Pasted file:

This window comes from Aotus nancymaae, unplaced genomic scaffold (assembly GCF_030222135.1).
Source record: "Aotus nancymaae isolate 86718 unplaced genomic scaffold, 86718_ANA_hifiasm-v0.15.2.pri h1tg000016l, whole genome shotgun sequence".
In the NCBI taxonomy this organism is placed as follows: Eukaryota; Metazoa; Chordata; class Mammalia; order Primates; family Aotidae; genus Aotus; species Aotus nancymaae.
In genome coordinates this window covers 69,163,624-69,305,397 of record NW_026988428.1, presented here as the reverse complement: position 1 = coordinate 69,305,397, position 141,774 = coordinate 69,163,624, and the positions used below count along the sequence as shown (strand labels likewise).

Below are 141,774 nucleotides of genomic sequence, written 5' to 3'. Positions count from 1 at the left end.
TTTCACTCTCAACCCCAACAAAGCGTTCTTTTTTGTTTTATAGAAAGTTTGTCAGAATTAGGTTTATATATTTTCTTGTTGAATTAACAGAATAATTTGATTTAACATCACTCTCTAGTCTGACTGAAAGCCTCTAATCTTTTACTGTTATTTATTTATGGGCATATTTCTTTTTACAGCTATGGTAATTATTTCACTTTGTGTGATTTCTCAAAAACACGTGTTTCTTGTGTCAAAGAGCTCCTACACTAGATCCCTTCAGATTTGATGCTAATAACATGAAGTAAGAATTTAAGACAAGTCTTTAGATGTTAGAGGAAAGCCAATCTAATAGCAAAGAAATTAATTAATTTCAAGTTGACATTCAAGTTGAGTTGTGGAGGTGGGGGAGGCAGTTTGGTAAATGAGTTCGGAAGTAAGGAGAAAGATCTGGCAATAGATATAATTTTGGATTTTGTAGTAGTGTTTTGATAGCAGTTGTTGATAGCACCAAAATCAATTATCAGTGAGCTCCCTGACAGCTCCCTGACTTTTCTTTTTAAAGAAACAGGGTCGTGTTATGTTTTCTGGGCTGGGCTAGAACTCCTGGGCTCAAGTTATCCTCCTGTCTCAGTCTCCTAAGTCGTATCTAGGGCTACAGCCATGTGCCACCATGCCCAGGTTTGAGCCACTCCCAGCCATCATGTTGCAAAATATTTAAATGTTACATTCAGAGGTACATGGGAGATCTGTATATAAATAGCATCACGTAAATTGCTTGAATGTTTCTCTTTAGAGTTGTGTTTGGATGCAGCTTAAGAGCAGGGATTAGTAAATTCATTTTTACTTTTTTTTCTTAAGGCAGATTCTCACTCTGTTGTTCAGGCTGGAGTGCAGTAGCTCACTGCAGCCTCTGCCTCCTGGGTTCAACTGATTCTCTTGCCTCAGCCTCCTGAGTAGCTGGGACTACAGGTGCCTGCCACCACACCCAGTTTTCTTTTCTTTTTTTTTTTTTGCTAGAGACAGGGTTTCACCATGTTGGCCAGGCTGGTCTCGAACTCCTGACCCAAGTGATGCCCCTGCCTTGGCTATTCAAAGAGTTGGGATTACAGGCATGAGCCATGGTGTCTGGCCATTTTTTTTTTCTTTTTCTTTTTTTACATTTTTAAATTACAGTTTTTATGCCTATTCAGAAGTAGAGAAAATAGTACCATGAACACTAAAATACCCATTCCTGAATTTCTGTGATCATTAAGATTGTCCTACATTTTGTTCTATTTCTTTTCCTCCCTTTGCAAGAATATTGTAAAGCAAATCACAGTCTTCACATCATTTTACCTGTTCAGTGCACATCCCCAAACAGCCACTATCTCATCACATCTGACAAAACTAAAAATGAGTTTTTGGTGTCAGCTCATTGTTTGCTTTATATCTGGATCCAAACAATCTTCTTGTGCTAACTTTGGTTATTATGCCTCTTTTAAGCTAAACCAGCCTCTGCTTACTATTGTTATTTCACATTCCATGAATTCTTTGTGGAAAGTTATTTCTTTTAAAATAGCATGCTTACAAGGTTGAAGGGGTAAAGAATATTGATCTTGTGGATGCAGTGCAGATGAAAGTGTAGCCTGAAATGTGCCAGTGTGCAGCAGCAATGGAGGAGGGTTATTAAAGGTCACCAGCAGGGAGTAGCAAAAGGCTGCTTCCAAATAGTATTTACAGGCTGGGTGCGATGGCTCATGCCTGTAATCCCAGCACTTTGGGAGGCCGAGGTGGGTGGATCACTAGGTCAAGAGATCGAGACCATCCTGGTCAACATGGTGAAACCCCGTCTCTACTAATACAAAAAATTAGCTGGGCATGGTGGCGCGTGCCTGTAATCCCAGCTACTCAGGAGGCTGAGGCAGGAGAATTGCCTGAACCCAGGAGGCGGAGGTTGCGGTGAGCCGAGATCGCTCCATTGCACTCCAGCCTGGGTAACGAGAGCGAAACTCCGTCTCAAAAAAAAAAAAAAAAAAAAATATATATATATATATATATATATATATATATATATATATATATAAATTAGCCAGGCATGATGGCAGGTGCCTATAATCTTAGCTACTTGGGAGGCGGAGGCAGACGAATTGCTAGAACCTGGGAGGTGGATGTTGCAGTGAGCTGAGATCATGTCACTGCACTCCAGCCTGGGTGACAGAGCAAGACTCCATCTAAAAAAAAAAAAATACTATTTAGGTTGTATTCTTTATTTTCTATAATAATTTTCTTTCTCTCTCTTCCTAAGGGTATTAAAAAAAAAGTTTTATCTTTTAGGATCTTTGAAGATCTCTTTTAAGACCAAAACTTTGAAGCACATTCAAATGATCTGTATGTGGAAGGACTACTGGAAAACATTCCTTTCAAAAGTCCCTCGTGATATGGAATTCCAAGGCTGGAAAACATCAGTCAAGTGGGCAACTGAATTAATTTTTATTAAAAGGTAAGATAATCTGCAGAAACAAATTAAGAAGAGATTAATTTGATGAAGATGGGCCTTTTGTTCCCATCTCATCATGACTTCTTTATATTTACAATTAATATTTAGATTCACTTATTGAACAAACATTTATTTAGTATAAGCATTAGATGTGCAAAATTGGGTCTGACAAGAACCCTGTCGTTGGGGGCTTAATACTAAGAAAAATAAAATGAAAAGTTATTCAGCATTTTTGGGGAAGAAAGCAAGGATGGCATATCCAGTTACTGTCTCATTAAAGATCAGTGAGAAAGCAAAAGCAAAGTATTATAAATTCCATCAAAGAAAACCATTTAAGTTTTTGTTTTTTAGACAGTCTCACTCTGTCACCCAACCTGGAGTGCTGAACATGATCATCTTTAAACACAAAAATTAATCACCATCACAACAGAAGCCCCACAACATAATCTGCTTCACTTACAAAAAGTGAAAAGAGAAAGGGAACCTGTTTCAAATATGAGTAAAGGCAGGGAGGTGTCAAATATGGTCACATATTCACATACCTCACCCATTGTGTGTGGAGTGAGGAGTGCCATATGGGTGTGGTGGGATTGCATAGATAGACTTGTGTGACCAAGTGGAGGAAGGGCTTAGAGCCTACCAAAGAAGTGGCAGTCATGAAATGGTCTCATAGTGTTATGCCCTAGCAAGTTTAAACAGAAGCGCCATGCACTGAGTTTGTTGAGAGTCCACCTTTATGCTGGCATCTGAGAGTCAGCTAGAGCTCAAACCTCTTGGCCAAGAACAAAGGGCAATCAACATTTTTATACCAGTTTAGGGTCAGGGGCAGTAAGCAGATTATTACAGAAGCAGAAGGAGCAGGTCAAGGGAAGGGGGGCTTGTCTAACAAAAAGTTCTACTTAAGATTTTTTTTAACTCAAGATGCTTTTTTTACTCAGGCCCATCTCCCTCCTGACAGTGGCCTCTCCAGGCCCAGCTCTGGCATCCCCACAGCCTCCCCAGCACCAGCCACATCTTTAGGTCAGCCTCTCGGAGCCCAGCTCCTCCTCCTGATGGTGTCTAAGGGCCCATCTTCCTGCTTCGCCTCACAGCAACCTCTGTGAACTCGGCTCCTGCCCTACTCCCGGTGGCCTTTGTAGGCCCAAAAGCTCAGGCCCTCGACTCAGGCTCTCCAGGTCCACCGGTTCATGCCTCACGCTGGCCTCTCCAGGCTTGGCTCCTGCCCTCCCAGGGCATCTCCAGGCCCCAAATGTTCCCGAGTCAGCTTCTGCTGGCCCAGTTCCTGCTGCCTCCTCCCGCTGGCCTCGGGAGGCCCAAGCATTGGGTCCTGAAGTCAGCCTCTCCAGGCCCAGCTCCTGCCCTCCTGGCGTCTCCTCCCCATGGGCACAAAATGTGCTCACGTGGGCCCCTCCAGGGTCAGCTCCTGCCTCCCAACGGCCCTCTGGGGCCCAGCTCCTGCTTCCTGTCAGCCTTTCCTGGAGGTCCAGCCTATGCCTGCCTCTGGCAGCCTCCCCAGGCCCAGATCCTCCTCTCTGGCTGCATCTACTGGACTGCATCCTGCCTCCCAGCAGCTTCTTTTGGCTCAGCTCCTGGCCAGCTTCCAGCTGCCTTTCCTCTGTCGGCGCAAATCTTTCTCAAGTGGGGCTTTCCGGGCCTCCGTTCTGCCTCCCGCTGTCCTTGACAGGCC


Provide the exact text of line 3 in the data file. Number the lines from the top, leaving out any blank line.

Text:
In the NCBI taxonomy this organism is placed as follows: Eukaryota; Metazoa; Chordata; class Mammalia; order Primates; family Aotidae; genus Aotus; species Aotus nancymaae.